Conor Cunningham’s blog on SQL Server, data-driven applications, and pretty much whatever other random stuff he decides to post.
A question from a reader (thank you, Price, for sending it in). This is a follow up to my prior post on Optional parameters http://blogs.msdn.com/b/conor_cunningham_msft/archive/2010/04/22/conor-vs-optional-parameters.aspx.
The question is whether using col LIKE @p where @p is ‘%’ in the case of no parameter is an acceptable workaround to the problems listed in the original post (basically index matching). The original formulation (@p is null or col = @p) was bad because it generally precluded index matching in existing versions of SQL Server.
While I think that the LIKE approach is a reasonable suggestion, it is not really a valid solution in all cases. Specifically, it does not work for columns that are not strings. It also won’t work if the string column is nullable as the pattern can’t query for NULLs.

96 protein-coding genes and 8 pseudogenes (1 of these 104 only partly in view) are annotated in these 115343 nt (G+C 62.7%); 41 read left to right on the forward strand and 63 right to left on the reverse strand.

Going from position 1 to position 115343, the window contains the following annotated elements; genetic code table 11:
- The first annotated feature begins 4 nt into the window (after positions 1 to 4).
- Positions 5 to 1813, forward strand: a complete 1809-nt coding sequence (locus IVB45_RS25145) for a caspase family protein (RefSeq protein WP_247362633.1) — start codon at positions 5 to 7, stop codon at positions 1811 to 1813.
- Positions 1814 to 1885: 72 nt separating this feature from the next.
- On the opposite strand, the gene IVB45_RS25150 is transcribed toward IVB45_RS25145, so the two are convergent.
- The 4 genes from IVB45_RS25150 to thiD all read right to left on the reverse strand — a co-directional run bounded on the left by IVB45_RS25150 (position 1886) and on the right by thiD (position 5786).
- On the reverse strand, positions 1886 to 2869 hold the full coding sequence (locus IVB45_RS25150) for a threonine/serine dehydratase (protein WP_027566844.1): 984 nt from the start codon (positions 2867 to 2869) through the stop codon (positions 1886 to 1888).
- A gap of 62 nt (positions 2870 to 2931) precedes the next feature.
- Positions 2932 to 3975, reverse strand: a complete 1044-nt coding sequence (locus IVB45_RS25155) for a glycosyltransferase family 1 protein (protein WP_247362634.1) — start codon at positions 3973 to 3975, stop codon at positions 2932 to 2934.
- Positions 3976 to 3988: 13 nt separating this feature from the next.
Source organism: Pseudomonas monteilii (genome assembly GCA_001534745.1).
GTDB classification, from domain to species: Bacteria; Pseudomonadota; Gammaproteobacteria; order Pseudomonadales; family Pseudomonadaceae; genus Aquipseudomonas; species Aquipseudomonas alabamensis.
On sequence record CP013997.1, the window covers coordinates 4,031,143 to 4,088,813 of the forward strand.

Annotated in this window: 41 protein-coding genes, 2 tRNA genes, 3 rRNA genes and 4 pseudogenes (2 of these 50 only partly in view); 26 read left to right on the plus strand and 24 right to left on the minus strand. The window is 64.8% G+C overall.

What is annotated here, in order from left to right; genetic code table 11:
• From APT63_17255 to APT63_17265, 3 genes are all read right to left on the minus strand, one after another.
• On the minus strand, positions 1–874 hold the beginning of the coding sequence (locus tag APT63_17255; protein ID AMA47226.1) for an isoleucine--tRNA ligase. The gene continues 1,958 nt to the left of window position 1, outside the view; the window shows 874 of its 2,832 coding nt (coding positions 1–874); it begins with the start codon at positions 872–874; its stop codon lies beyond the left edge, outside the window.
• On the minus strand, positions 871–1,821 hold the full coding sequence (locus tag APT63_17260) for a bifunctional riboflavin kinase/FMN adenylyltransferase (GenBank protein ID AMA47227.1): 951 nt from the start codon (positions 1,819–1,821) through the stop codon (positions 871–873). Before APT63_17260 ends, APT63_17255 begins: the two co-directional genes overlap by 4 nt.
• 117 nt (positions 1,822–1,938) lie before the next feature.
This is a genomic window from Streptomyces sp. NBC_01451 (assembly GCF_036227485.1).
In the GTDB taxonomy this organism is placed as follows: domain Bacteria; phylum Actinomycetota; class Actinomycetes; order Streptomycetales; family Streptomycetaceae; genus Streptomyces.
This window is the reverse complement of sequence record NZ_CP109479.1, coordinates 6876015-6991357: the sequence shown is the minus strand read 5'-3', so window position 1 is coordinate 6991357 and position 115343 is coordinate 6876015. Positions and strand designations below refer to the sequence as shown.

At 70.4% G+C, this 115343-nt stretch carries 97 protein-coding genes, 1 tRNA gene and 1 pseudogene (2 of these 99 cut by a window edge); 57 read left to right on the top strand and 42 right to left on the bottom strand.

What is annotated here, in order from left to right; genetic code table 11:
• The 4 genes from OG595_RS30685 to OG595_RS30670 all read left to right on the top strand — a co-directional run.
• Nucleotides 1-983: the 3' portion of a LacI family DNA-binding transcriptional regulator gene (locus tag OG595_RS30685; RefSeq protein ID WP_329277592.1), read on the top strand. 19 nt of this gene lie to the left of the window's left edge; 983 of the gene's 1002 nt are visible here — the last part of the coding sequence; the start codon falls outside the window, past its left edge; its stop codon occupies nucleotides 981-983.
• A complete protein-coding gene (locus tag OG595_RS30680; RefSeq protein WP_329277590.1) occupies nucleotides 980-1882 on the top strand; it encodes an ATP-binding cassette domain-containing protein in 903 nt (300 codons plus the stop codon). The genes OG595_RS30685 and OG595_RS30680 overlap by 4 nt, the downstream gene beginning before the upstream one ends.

create table str1(col1 int, col2 nvarchar(20))
insert into str1 (col1, col2) values (1, NULL)
select * from str1 where col2 LIKE '%'
declare @p nvarchar(20)
set @p = NULL
select * from str1 where col2 LIKE @p
There’s the repro you can try. In both cases, no rows will be returned.
It likely will match the index and work if the column is a string and the column is defined as NOT NULL. So, in that subset of cases, you might consider it. However, note that the optimizer may not sniff the parameter value during compilation and even then may assume that the operation should restrict at least _some_ rows (as it is hard to believe people would purposefully write overly complex queries, at least from the perspective of the people implementing the engine). So, you may or may not get acceptable query plans with this approach and you should really proceed with caution. I think that the previously published workarounds (dynamic sql) may be better options until such time as we ship a version of SQL Server that makes this easier for our users.
Hope that helps!